Around 45 percent of Philippine CEOs say that they plan to invest in startups as part of their strategies to adapt to disruptive technology, according to a report by accounting firm PwC Philippines.
The latest CEO survey, which PwC published with the Management Association of the Philippines (MAP), focused on how businesses are coping with disruption caused by the slew of new technology entering the market. In fact, 94 percent of the CEOs surveyed believe that their industry was affected by disruptive technology in the past decade, with 14 percent saying that it “completely reshaped” their respective industries.
To address this, many of the CEOs said that they are planning to invest in or partner with startups to harness their digital expertise. PwC also pointed out that it sees these partnerships already becoming a trend in certain industries.
“Partnerships between traditional businesses and startups are becoming a key trend in the Philippines, specifically in the financial services, retail, logistics and transportation sectors,” wrote PwC in the report. “Working with startups and technology providers may also help the businesses mitigate the growing technological threats.”
One recent example is Cashalo, a financial services app allowing employees to easily access microloans through their phones. The developer, Oriente Express, was born out of a joint venture between local conglomerate JG Summit Holdings and Hong Kong-based tech firm Oriente.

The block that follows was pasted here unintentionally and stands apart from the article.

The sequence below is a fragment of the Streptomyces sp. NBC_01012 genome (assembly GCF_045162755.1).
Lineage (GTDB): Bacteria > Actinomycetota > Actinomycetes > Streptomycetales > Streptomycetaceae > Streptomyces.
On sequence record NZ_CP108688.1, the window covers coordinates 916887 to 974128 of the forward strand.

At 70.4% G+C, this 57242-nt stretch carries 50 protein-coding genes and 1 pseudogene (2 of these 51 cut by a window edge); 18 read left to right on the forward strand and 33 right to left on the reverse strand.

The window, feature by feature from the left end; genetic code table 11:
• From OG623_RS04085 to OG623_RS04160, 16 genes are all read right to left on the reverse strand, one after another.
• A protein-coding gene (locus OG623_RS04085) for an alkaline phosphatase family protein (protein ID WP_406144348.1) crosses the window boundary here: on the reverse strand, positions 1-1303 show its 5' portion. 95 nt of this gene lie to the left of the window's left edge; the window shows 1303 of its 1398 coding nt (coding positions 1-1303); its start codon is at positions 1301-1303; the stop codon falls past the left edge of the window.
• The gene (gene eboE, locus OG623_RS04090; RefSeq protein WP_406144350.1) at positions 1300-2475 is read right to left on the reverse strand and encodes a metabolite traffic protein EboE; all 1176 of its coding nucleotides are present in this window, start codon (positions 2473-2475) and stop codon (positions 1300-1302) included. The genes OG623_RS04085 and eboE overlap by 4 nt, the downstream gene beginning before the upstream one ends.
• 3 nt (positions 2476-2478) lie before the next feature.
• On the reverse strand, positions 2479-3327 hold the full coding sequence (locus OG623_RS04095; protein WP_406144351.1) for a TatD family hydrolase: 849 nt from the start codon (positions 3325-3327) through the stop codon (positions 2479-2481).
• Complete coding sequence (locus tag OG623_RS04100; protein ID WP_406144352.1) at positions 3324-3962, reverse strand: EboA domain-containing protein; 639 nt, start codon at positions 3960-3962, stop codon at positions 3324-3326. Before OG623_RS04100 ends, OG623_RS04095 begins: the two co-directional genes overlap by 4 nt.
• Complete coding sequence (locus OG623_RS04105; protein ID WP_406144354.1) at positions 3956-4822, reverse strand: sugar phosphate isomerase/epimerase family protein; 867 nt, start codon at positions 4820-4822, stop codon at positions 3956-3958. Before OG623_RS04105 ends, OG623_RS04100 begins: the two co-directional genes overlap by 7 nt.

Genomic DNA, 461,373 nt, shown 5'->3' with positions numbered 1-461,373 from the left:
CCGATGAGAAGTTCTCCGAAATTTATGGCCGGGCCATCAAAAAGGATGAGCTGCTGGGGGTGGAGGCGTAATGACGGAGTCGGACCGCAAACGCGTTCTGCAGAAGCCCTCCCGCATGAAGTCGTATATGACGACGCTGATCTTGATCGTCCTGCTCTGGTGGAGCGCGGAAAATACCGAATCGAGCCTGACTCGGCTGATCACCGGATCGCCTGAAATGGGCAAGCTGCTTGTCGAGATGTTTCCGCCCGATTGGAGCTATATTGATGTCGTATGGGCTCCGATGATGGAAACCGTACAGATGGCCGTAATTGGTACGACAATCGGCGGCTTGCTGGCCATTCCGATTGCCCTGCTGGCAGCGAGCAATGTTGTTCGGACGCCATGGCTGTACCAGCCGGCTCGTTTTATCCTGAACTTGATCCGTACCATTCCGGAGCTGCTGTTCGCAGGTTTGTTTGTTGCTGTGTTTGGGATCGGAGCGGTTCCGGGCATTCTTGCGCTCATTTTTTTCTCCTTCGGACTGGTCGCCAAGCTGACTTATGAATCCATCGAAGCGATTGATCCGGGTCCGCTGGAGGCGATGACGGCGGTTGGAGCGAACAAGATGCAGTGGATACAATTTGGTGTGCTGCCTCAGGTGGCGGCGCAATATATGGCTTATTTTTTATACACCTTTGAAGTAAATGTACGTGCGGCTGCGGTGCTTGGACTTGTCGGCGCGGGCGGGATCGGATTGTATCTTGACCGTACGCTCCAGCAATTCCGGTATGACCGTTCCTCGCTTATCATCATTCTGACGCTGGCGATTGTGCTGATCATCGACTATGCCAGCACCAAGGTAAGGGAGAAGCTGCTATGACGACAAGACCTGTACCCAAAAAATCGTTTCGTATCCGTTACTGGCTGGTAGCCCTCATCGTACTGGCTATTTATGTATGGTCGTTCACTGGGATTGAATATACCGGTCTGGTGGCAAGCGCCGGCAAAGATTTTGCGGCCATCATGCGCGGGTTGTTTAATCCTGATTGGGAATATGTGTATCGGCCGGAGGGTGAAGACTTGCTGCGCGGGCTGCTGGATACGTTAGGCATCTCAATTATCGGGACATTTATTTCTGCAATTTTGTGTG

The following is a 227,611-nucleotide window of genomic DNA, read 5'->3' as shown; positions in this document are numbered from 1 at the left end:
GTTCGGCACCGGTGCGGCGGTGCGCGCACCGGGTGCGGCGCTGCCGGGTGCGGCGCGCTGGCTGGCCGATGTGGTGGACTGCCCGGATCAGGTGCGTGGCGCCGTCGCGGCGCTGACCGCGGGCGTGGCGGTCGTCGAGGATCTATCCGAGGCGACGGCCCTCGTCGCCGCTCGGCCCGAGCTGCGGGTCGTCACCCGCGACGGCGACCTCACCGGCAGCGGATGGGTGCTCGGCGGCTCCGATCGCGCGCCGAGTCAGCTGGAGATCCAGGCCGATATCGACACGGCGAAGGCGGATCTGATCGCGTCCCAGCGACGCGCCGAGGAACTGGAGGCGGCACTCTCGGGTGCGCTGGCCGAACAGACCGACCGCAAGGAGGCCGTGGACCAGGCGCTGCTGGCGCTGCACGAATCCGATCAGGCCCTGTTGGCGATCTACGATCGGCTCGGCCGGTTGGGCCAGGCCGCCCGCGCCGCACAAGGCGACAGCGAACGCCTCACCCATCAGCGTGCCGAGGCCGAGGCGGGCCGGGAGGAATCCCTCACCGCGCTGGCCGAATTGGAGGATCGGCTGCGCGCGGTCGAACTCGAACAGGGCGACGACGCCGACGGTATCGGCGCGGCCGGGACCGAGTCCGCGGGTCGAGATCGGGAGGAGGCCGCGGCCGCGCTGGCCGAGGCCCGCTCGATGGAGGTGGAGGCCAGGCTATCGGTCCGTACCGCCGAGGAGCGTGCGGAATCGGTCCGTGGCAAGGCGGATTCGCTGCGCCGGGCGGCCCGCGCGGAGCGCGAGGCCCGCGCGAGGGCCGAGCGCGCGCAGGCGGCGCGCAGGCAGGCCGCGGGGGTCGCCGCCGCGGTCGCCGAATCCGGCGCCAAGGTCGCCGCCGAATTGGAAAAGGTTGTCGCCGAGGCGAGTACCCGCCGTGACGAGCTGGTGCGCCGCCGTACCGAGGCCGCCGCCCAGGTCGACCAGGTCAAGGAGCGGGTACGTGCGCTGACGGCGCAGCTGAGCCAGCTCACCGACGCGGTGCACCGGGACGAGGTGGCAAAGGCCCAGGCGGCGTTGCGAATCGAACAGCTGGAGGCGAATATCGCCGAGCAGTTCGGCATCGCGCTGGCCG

Traditional businesses are also looking into technology providers in addressing disruptive innovations, as 47 percent of the CEOs surveyed said that they are looking to partner with technology providers through commercial agreements. An additional 14 percent said that they would enter into a joint venture with these tech providers, while another five percent said that they would acquire them altogether.
Among these businesses is universal bank UnionBank, which is partnering with global tech firms Microsoft and ConsenSys to deploy a blockchain-based platform for rural banks. Called Project i2i, the platform is seen to empower the rural banking system by enabling them to offer financial services that are currently only given by universal banks such as international remittance and inter-bank funds transfer.
Aside from partnerships, CEOs are also looking into changing their company’s current business models, with 68 percent saying that they expect to do so in the next three to five years. Most of them will focus on changing the creation and distribution process of their products, while others will look into focusing on another target market.
The 2018 CEO Survey consisted of 122 respondents. More than half of them lead large businesses, which PwC defines as having over Php100 million in assets. The report also features interviews with 10 CEOs, who shared insights on how they handle disruptive technologies within their companies.
Lorenzo Kyle Subido is a staff writer of Entrepreneur PH